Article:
Wednesday, January 23, 2013

Okahandja Market and Elephant Relations (all on Day 1)

We spent six days in a variety of settings and locations.  The group travels well together—we created a system for sharing the back of the bus so that people rotated seats regularly.  Uanee, our driver and guide is a great storyteller and knows so much about Namibia.  He has a deep laugh too and so on the long stretches of the road people could listen to his stories and catch up on some sleep.  I brought my pillow with me and managed to fall into a nice pattern of dozing and enjoying the scenery.

I am going to provide a brief synopsis of each day (took notes on the road) and hopefully provide a bit of insight into this fabulous journey.

Day 1:  Okahandja Market and Evening Lecture with Dr. Betsy Fox

The Okahandja market is a series of stalls made of canvas, cardboard and/or corrugated tin.  There is a top market, and one at the bottom of town. We decided to stop at both markets for about 20 minutes each and scout the Namibian goods.  We told the students that we would only be “stall shopping” because we didn’t want to carry purchases with us for six days.  As soon as one of our students hopped out of the van, vendors came running out of their stalls calling for our students to come to their shop. “I am Elias—come to my shop, I am Matthew, come to my shop next.”  There were lots of had signals and encouraging us to come look.  We made it VERY clear we were only looking and so that reduced the aggressiveness of the vendors.  Josh took great notes on items and prices.  The market at the bottom of town has more wood structures (the whole market burnt 2 years ago, and they have rebuilt, so this place feels a bit more “upscale” and the vendors are less aggressive.  Once again this was a looking expedition.  The group decided that there were more choices and good quality at the first market, yet easier vendors at the second market.  We decided to stop at both on the way home, knowing we could have things on our laps if necessary for the last hour.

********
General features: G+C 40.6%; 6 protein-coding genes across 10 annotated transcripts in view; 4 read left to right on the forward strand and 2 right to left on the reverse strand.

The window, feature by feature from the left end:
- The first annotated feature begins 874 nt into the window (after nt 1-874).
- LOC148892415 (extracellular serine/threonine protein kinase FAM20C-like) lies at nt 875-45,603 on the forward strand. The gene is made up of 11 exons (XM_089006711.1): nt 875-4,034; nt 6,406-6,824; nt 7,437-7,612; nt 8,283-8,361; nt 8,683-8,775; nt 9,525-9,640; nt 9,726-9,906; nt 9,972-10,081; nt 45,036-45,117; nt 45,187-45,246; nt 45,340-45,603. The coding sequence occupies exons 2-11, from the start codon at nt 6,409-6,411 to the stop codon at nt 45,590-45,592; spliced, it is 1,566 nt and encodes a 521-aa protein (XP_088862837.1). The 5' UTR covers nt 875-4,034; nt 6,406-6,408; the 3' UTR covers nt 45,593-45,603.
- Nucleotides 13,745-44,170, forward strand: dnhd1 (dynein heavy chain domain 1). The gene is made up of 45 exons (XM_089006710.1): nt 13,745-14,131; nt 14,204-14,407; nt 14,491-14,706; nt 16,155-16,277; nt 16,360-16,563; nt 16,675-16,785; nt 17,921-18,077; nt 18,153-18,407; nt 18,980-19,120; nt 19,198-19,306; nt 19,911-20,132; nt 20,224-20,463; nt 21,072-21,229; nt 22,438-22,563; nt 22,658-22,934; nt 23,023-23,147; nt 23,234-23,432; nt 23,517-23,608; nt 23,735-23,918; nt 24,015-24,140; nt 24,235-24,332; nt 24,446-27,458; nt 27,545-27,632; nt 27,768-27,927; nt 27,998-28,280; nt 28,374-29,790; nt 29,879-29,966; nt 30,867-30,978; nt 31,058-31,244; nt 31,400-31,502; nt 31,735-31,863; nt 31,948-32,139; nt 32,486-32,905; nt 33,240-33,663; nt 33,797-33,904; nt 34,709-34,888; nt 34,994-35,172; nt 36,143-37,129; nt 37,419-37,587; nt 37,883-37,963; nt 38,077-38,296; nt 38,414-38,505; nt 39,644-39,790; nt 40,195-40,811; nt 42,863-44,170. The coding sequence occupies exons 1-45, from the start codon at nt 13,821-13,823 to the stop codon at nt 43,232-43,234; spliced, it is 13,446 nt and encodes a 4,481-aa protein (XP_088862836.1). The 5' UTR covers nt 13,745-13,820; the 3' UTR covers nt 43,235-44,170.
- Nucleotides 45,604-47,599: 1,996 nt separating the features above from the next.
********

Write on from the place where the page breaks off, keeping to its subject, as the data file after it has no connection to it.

Buying mushrooms on the road--the lodged cooked them up for dinner!

One of many termite mounds on the road.
Outside the lodge's restaurant

Our Guesthouse

Listening to Betsy's talk in the restaurant's Lapa
Dr. Betsy Fox is the Director of Human Relations for Elephants Human Relations Aid (EHRA).  The goal of the organization Is to continue to understand the interactions between humans and elephants.  She is a veterinarian who decided to become a vet to be able to work in an African country.  A friend suggested she apply to Namibia in 1990, just as they were becoming an independent country.  She worked for the Ministry of Environment and Tourism for 16 years as a vet, and now has moved in a different direction.  She had a slide show of her work with elephants and the significant story for me was describing and showing how their team helped farmers build protective walls around their water wells and associated machinery.  In the past farmers would shoot elephants because their means for water was being destroyed by elephants.  Now they build stone protective walls around the machinery, but leave the open water available to elephants so they elephants no longer have to destroy equipment to access water.  This has reduced the number of elephant deaths from farmers who were unhappy with the elephants' behavior.

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